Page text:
The Chancellor Rishi Sunak has announced a new Job Support Scheme that will replace the furlough scheme when it ends on 31 October. The Job Support Scheme is designed to help protect "viable" jobs in businesses that are facing lower demand over the winter months due to COVID-19. The Scheme will enable employers to retain employees in employment but on reduced hours and pay, with the help of a government wage subsidy.

Under the scheme, employees will be required to work for at least a third of their normal hours, whether that be full time or part time hours. The employer will continue to pay the employee for the time worked, but the cost of hours not worked will be split between the employer, the Government (through wage support) and the employee (through a wage reduction); and the employee will keep their job.

The Government will pay a third of the hours not worked up to a cap of £697.92 a month, with the employer also contributing a third. The employer's contribution does not appear to be capped when the Government contribution is capped. This will mean employees earn a minimum of 77% of their normal pay, where the Government contribution has not been capped. If the Government contribution has been subject to the cap, this would, it appears, result in the employee receiving a lower percentage of their normal pay.

The Government has published a Factsheet about the Scheme. Here are the key details of what we know about the scheme so far:

What is the new Scheme?

The new Job Support Scheme is a type of wage subsidy scheme that aims to support employers affected by COVID-19 to bring people in viable jobs back to work following furlough or retain people in work who have not been furloughed, by agreeing with those employees that they will work fewer hours and accept a pay reduction.

This enables the employer to reduce its employment costs, both through the employee agreeing to accept reduced hours and pay temporarily, and the employer receiving a grant from the Government. The hope is that this means that employers will be able to keep more employees in employment whilst the COVID-19 pandemic is ongoing through the winter months. The Scheme offers employers an alternative to other measures that may be under consideration, such as redundancies.

When does it start?

The Scheme starts on 1 November 2020 - straight after the furlough scheme ends on 31 October - and will run for six months.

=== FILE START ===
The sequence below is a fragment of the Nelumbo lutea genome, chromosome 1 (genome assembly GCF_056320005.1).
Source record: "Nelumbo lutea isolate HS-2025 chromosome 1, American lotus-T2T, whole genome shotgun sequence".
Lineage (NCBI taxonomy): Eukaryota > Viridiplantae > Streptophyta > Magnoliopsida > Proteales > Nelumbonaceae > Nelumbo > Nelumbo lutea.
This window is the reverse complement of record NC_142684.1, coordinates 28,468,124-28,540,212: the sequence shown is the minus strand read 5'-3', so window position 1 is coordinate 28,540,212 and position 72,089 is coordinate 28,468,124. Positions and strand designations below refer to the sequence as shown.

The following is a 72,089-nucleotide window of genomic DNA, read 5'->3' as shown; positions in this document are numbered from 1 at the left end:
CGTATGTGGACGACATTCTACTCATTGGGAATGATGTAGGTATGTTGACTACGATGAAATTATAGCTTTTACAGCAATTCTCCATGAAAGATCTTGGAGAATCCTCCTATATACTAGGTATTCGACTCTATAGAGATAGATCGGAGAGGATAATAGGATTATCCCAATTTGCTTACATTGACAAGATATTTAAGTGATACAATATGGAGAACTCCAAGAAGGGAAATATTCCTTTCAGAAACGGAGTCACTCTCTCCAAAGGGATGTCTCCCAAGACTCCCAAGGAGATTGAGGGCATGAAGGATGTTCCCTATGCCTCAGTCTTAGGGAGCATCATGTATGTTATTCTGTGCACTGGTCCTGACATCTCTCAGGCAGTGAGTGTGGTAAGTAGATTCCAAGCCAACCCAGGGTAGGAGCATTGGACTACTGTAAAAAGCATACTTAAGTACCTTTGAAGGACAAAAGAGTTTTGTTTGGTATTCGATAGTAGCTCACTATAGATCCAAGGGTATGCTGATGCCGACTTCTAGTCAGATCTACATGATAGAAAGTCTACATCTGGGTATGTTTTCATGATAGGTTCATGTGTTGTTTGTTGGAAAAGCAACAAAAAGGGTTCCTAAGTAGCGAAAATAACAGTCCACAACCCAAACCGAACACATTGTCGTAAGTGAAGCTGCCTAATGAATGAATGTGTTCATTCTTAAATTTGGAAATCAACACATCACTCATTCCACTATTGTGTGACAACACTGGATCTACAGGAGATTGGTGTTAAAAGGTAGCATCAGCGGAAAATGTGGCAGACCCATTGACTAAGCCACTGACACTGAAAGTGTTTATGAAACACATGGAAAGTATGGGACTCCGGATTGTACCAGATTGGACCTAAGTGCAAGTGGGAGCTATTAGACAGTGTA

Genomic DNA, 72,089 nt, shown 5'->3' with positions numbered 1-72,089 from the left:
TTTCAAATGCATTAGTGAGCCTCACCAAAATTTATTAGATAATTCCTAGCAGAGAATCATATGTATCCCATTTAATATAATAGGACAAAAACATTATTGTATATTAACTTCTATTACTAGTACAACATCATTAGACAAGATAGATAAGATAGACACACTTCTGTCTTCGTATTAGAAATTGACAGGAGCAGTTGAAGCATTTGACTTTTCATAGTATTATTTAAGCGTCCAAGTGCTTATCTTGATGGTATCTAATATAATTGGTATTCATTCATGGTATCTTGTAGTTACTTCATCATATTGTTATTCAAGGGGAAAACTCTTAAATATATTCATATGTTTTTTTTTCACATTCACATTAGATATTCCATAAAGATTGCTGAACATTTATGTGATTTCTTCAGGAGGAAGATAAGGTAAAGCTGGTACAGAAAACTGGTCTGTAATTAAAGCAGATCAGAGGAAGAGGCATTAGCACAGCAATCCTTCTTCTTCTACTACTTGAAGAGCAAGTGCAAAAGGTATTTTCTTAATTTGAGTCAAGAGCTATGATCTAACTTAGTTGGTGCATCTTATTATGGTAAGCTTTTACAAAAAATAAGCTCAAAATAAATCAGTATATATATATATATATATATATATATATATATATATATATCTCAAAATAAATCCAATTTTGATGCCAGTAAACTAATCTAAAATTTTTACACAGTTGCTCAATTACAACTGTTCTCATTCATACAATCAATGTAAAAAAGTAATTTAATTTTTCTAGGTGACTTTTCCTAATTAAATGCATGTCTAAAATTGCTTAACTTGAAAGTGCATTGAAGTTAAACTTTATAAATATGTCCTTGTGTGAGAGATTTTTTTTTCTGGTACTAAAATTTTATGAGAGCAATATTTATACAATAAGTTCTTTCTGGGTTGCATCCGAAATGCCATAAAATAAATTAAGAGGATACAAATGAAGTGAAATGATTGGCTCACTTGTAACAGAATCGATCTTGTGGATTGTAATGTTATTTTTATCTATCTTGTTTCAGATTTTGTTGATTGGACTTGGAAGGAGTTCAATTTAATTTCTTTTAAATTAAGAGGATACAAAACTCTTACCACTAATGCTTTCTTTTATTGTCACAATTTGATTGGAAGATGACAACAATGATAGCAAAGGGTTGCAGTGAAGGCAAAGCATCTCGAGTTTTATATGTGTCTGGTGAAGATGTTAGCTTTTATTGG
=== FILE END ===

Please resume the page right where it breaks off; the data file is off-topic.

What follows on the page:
Which employers can benefit?

The new grant is open to all employers with a UK bank account and UK PAYE scheme. Neither the employer nor the employee needs to have previously used the furlough scheme to use the new Job Support Scheme.

All "small and medium-sized" employers can benefit from the Scheme.

Large employers can only use the scheme if they meet a financial assessment test. This will require that their turnover has fallen as a result of the COVID-19 pandemic. The Government's expectation is that large employers using the Job Support Scheme will not be making capital distributions (e.g. paying dividends or share buybacks) whilst using the Scheme. We await further details of precisely how the financial assessment test will work.

We anticipate that more detailed guidance on when employers qualify as small, medium or large will follow shortly. We anticipate that large employers may be defined as those that have 250 or more employees – in recent years this has been the benchmark applied in other new legislation - potentially coupled with exceeding a turnover / balance sheet threshold, but we await further guidance on this.

Which workers does it apply to?

Employees must be on the employer's PAYE payroll on or before 23 September 2020 in order to qualify for the Scheme. This means a Real Time Information (RTI) submission notifying payment to that employee to HMRC must have been made on or before 23 September 2020.

Employees must also work a minimum of 33% of their normal hours for the first three months of the Scheme. After three months, the Government will consider whether to increase this minimum hours threshold.

The new Scheme is open to all employees that meet these criteria, even if they were not previously furloughed.

The intention is that employees will be able to move on and off the scheme and do not have to be working the same pattern each month, but each short-time working arrangement must cover a minimum period of seven days.

How does the Scheme work and how much is the grant?

As mentioned above, to be eligible for the grant employees must work a minimum of 33% of their normal hours. For the remaining hours not worked, the government and the employer pay a third of the employee's usual wages each. So employees working 33% of their hours will receive at least 77% of their pay, with 22% being funded by a Government grant and 55% being paid by the employer (where the Government contribution has not been capped). The Government contribution is capped at £697.92 a month.

Employers will be reimbursed in arrears for the Government's contribution. The grant will not cover Class 1 employer NICs or pension contributions, although these contributions will remain payable by the employer.

Calculation of "usual wages" will follow a similar methodology as for the furlough scheme. More details will be set out in guidance expected to be published shortly. Usual pay for employees who have previously been furloughed will be based on their underlying usual pay and/or hours, not the amount they were paid whilst on furlough.

Employers must pay employees their contracted wages for hours worked, and the Government and employer contributions for hours not worked. The Factsheet says that the expectation is that employers cannot top up their employees' wages above the two-thirds contribution to hours not worked at their own expense – which is very different from the furlough scheme.